Influence of charge compensating cations on propane adsorption in X zeolites: experimental measurement and mathematical modeling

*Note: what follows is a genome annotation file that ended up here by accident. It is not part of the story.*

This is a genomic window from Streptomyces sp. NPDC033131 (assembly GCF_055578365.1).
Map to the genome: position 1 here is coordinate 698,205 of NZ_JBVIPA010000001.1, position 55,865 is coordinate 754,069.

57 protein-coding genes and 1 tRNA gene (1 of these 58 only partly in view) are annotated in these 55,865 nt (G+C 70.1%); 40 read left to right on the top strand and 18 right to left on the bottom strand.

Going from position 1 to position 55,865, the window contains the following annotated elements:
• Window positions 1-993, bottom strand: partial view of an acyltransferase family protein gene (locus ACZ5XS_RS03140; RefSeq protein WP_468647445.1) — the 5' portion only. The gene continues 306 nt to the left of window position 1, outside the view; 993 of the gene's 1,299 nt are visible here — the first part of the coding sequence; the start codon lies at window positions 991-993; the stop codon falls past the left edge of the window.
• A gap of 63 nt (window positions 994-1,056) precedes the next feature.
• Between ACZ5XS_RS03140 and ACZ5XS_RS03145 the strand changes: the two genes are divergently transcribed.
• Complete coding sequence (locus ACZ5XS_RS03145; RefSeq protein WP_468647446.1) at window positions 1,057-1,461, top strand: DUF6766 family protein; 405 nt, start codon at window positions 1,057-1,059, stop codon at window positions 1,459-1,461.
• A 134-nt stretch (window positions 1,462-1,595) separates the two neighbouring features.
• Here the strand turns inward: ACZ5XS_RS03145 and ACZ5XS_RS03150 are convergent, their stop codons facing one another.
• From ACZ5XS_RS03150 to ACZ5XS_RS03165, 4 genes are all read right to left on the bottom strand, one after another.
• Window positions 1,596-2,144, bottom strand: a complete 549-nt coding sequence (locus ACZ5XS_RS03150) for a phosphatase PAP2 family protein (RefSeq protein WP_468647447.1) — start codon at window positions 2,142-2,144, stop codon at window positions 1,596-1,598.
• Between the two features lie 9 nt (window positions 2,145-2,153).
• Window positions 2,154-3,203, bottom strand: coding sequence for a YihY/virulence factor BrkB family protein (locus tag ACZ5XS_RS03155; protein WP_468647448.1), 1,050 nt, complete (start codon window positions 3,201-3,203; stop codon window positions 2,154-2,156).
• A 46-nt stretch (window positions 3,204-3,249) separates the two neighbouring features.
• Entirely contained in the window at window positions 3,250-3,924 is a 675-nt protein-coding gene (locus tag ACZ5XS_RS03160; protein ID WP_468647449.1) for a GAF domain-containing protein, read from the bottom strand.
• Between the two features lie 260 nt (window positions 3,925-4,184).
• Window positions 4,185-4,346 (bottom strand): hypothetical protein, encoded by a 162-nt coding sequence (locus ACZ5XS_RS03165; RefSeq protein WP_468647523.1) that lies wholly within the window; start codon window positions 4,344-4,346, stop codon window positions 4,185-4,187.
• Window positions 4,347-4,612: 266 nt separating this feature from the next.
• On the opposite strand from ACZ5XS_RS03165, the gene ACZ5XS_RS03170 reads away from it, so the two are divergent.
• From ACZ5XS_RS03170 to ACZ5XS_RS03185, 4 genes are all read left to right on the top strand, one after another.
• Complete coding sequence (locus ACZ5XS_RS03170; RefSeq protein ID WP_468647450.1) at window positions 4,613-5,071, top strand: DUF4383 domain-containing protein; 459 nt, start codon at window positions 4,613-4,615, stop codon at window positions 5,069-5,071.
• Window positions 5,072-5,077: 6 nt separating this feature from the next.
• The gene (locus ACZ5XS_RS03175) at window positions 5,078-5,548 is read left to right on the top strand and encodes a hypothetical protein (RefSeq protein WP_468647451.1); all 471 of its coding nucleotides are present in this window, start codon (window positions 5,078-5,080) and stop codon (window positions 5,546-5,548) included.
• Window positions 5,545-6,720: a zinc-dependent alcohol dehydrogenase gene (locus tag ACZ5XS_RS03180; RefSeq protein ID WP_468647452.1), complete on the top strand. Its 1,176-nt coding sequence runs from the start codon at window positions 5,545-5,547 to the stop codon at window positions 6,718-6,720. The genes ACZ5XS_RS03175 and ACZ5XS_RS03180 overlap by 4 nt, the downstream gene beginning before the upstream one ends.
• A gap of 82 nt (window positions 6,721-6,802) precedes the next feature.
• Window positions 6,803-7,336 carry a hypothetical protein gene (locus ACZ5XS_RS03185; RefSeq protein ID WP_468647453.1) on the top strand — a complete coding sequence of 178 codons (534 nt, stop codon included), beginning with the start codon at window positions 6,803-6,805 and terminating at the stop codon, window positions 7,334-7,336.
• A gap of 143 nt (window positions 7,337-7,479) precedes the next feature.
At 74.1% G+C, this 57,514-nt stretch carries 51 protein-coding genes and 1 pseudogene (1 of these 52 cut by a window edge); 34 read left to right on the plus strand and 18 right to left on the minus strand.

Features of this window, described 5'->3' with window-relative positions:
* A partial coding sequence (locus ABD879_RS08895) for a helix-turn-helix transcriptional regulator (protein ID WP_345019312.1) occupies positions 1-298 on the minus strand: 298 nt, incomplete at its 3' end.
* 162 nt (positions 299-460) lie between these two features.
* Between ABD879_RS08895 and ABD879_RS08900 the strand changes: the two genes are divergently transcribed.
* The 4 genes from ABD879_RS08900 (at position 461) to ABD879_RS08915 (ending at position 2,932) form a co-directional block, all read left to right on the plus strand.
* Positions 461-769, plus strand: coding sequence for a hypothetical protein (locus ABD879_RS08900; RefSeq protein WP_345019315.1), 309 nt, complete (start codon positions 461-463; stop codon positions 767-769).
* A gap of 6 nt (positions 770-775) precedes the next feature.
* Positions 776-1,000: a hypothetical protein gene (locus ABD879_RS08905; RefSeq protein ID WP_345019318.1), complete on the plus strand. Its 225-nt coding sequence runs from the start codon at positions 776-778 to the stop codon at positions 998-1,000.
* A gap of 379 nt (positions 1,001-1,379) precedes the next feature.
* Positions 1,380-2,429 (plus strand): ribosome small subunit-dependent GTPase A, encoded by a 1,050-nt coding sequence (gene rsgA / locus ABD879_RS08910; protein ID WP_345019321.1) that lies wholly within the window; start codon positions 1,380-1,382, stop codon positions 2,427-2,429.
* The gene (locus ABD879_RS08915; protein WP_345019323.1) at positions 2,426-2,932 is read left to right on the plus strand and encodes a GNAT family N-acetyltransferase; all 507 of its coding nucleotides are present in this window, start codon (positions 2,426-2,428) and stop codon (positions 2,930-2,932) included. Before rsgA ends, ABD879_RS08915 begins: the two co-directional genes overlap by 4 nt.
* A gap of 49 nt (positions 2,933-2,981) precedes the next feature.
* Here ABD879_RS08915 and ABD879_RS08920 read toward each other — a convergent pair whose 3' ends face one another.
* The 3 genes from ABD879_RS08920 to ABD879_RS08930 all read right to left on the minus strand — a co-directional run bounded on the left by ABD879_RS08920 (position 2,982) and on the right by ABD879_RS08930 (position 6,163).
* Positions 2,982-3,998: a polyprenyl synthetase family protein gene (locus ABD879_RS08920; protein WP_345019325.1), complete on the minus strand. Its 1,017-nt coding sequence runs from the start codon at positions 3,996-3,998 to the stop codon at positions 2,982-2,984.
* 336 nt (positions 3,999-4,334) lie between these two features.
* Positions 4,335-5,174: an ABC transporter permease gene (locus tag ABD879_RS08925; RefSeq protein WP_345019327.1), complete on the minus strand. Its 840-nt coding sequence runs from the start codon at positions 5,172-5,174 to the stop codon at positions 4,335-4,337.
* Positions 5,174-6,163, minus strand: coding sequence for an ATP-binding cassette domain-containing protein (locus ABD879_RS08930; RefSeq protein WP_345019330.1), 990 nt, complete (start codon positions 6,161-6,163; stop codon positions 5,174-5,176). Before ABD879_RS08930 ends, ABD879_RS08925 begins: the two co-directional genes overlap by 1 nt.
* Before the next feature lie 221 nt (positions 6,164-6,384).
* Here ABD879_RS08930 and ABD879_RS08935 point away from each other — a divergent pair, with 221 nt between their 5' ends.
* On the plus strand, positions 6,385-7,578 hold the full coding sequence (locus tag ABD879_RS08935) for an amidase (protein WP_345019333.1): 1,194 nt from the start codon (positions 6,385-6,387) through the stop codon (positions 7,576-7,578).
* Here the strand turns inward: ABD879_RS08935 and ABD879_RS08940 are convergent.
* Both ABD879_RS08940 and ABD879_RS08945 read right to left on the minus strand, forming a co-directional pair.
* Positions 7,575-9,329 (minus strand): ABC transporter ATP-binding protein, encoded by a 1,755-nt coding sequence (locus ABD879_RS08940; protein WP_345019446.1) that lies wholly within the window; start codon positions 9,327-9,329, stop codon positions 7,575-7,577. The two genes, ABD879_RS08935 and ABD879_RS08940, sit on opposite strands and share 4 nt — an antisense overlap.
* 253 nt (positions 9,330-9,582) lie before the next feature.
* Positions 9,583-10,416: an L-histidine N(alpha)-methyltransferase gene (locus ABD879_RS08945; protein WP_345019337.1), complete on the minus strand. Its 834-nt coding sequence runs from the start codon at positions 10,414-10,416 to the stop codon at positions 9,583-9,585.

Separation of minor components is necessary prior to natural gas liquefaction. There are many methods to achieve this but one that has not been studied in great detail is adsorption of hydrocarbon gases on zeolite materials. A more comprehensive understanding of the fundamentals of hydrocarbon adsorption on zeolites is required in order to determine the efficacy of these materials in natural gas processing. This study investigates the influence of the charge compensating (non-framework) cation on the adsorption of propane on X zeolite by both dynamic experiments and mathematical modeling. This work presents a systematic experimental study examining the effects of the 5 typical types of charge compensating cations (Li+, Na+, K+, Ca2+, La3+) in X zeolites for saturated hydrocarbon adsorption. The dynamic experimental results reveal that for the X zeolites examined, all exhibited an affinity for propane, with LiX being the best, having a propane adsorption capacity of 15.5 wt%. Interestingly, unlike many non-zeolite solid sorbent materials, such as carbons, surface area and pore size alone do not necessarily determine propane adsorption capacity in these X zeolites. It has been shown that the charge compensating cation of the X zeolites of interest, in particular its valence, number of ions and size are the major factors affecting the propane adsorption capacity. Mathematical modeling equations are established by using mass balance in the adsorbent column, macroporous pellets and microporous crystals. The model-predicted results show a good match with our experimental results. The prediction results show that in our current experimental conditions, LiX has a slower adsorption rate than the other zeolites. The obtained adsorption equilibrium constants for all the X zeolites follow the same trend as their propane adsorption capacity, with LiX having the largest constant, suggesting a stronger binding energy between LiX and propane compared to the other zeolites.